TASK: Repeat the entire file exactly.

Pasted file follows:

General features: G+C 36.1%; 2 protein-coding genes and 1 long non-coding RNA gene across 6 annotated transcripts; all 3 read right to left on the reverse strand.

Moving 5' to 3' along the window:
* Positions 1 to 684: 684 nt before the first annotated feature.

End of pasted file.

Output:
General features: G+C 36.1%; 2 protein-coding genes and 1 long non-coding RNA gene across 6 annotated transcripts; all 3 read right to left on the reverse strand.

Moving 5' to 3' along the window:
* Positions 1 to 684: 684 nt before the first annotated feature.